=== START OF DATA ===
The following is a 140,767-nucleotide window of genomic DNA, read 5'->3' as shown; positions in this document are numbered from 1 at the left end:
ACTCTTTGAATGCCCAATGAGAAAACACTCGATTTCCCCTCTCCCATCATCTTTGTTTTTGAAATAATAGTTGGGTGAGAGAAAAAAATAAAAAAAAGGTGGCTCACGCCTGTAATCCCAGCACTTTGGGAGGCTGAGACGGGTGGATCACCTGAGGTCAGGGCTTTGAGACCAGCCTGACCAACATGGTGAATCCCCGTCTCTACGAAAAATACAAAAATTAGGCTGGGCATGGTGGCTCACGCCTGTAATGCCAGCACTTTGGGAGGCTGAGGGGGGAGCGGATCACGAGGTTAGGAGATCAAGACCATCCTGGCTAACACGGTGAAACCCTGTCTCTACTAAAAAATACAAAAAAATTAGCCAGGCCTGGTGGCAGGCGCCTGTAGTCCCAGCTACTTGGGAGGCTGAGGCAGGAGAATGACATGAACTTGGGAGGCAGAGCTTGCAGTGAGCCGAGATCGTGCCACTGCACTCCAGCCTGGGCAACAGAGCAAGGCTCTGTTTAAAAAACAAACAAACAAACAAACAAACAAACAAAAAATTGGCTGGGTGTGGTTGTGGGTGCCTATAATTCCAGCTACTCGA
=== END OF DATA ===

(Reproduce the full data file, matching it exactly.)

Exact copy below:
The following is a 140,767-nucleotide window of genomic DNA, read 5'->3' as shown; positions in this document are numbered from 1 at the left end:
ACTCTTTGAATGCCCAATGAGAAAACACTCGATTTCCCCTCTCCCATCATCTTTGTTTTTGAAATAATAGTTGGGTGAGAGAAAAAAATAAAAAAAAGGTGGCTCACGCCTGTAATCCCAGCACTTTGGGAGGCTGAGACGGGTGGATCACCTGAGGTCAGGGCTTTGAGACCAGCCTGACCAACATGGTGAATCCCCGTCTCTACGAAAAATACAAAAATTAGGCTGGGCATGGTGGCTCACGCCTGTAATGCCAGCACTTTGGGAGGCTGAGGGGGGAGCGGATCACGAGGTTAGGAGATCAAGACCATCCTGGCTAACACGGTGAAACCCTGTCTCTACTAAAAAATACAAAAAAATTAGCCAGGCCTGGTGGCAGGCGCCTGTAGTCCCAGCTACTTGGGAGGCTGAGGCAGGAGAATGACATGAACTTGGGAGGCAGAGCTTGCAGTGAGCCGAGATCGTGCCACTGCACTCCAGCCTGGGCAACAGAGCAAGGCTCTGTTTAAAAAACAAACAAACAAACAAACAAACAAACAAAAAATTGGCTGGGTGTGGTTGTGGGTGCCTATAATTCCAGCTACTCGA